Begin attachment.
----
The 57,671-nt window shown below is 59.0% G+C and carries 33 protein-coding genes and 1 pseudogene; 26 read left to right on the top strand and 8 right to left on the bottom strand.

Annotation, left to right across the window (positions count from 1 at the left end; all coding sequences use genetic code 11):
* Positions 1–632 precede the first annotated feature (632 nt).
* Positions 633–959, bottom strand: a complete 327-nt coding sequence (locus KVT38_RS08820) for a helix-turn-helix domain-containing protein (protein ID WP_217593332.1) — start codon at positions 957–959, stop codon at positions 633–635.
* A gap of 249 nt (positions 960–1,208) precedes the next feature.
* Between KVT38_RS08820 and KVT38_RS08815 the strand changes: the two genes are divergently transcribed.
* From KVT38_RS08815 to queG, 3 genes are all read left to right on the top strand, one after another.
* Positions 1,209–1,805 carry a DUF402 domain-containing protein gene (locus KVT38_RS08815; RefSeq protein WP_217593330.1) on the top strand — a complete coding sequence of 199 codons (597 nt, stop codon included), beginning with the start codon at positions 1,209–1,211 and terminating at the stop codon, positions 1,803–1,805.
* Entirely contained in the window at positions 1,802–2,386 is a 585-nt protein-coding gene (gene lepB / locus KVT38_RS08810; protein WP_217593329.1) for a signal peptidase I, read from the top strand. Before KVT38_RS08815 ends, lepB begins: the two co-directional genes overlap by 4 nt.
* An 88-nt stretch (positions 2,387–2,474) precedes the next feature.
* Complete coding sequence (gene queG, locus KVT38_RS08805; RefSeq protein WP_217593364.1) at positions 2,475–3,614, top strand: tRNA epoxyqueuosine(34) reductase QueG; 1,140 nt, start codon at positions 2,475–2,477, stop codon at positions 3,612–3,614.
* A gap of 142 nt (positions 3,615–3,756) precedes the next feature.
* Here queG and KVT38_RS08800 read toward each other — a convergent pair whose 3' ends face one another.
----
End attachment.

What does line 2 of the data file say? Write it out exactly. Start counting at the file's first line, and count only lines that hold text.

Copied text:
Annotation, left to right across the window (positions count from 1 at the left end; all coding sequences use genetic code 11):